Competencies of Top-Performing Strategic Account Managers
Everyone knows it’s much easier to grow existing accounts than it is to find new ones. According to a new strategic account management benchmark report, some companies are much better at growing their accounts than others. This study of 397 respondents from companies with formal strategic account management organizations reveals that top performers operate very differently than others to achieve much stronger results and has important implications for sales training organizations.
Top performers are defined by factors including (a) revenue growth in strategic accounts, (b) profit growth in strategic accounts and (c) year-over-year client satisfaction improvement. In other words, top performers sell more and satisfy customers more.
Top Performers in Strategic Account Management Compared to the Rest
Indeed, top performers in strategic account management have drastically better account growth. According to the study, they were 3.1 times more likely to have grown revenue by 20 percent or more in their strategic accounts, 3.4 times more likely to have grown profit by 20 percent or more in their strategic accounts, and 4.5 times more likely to have experienced significant year-over-year client satisfaction improvement.
These top performers are different from the rest in several ways:
- They are more process-focused in building account plans and driving new sales opportunities at accounts.
- They are disciplined about execution.
- They hold teams accountable.
In addition, one of the greatest areas of difference is that top performers have the right teams with the right skills and competencies. Here, we take a look in detail at those competencies and their implications for training and development.
The study analyzed strategic account managers using the competencies established in RAIN Group’s Strategic Account Manager Competency Model. For both top performers and the rest, the competencies that are most commonly performed well are, in order:
- Technical Expert: Technical experts know the company’s products and services inside and out and can apply the right ones to the right situations.
- Relationship Lead: The relationship lead is the embedded player (or players) in the account who creates and strengthens relationships. The relationship lead defends against competitor inroads. At larger companies, they can be the manager of a sizeable internal team that leads individual relationships with stakeholders at accounts. Along with the technical expert, it’s the relationship lead who tends to do a lot of what’s viewed as “selling” at the account.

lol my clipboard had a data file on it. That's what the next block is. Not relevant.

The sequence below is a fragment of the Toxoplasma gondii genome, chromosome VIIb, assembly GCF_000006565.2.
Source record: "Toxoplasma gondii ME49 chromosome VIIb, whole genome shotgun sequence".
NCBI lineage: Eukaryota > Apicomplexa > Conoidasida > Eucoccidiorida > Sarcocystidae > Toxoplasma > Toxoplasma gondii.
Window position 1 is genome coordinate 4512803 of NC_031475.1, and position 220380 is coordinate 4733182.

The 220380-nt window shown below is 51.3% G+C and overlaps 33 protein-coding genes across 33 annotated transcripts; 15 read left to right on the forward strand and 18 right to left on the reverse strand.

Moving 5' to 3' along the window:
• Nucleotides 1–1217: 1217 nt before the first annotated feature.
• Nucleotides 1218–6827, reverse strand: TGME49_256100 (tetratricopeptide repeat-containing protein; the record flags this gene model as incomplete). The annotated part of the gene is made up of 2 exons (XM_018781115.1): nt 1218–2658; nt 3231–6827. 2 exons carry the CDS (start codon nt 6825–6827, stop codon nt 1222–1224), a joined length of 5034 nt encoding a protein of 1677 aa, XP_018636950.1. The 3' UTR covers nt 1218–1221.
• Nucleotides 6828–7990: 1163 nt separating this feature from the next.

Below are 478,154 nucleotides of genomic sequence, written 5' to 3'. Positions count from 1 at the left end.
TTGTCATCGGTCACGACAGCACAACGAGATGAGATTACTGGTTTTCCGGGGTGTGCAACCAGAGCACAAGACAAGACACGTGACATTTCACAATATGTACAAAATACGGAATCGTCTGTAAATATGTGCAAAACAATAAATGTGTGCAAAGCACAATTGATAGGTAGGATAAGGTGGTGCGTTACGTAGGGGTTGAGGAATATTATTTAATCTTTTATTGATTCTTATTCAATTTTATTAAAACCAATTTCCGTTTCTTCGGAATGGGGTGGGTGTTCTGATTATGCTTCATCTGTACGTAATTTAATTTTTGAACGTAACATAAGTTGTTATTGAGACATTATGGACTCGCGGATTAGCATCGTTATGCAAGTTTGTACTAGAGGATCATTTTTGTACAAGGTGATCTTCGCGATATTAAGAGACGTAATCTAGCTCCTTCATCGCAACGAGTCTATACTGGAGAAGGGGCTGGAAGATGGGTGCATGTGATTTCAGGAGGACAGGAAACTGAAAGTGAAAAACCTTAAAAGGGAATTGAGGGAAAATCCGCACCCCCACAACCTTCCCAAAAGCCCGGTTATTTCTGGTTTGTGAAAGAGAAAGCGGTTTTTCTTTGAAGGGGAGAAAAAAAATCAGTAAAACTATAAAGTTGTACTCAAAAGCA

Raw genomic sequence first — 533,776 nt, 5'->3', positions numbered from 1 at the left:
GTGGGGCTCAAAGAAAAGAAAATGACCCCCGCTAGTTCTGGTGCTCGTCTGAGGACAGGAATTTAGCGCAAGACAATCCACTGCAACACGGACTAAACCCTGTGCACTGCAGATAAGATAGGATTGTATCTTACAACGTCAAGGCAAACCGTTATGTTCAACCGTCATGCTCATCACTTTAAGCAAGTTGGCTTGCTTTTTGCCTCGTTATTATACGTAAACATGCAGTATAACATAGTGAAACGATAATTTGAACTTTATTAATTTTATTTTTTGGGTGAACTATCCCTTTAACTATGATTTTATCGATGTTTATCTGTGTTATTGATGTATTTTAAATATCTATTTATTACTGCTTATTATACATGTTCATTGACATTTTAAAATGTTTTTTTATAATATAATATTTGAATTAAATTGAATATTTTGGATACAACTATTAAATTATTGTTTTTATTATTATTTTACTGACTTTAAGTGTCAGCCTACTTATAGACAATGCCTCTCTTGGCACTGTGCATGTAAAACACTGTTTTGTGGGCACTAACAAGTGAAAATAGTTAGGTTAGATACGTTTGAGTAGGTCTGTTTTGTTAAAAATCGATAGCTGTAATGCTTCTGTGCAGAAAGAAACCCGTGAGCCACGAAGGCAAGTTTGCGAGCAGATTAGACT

- Collaborator: The collaborator is the internal team builder who builds internal bridges and trust and gets the right people involved at the right times to produce the best outcomes.
- Results Driver: The results driver leads the charge for maximizing business inside the “market” of the account. The results driver’s will is bent on growth, and they are impatient to push things forward. You don’t have to light the fire in the belly of the results driver. If you don’t bring up maximizing account growth, they will.
- Innovator: The innovator sees ways to increase value delivered to the account that others often don’t. The innovator is often an internal evangelist for the breakthrough change your company can create for clients and the value you can co-create with clients. Innovators synthesize information and can communicate the big picture to executive-level clients.
- Project Manager: The project manager organizes the process of growing revenue and maintaining loyalty at the account. They organize the plan and the team and, essentially, make sure everything gets done.
What’s more interesting, however, is to look at the roles with the greatest competency gaps between top performers and the rest – that is, the degree to which these roles are played well by each of these groups. Note that the ranking is completely flipped upside down when compared with the most common competencies across organizations overall.
In other words, the competencies separating top performers from the rest are the exact opposite of the most commonly found competencies.
Here’s the key takeaway for learning and development: The technical expert, relationship lead and collaborator competencies must obtain a seat at the table and opportunities to drive conversations and sales. Without developing and applying these competencies well, companies will be disqualified from competing. They are the price of entry. However, they don’t get you to the promised land.
If you want to drive the greatest account growth, make sure you develop your team’s project manager, innovator and results driver competencies. When you do, you’ll create compelling strategic account plans and use those plans as guides to execute and drive results with hustle, passion, intensity and accountability.
Mike Schultz is president of RAIN Group, director of the RAIN Group Center for Sales Research, and bestselling author of “Rainmaking Conversations” and “Insight Selling.” He and RAIN Group have worked with clients such as Hitachi, BNY Mellon, Lowes, Aon Hewitt, SAP, Deloitte and hundreds of others to unleash sales potential.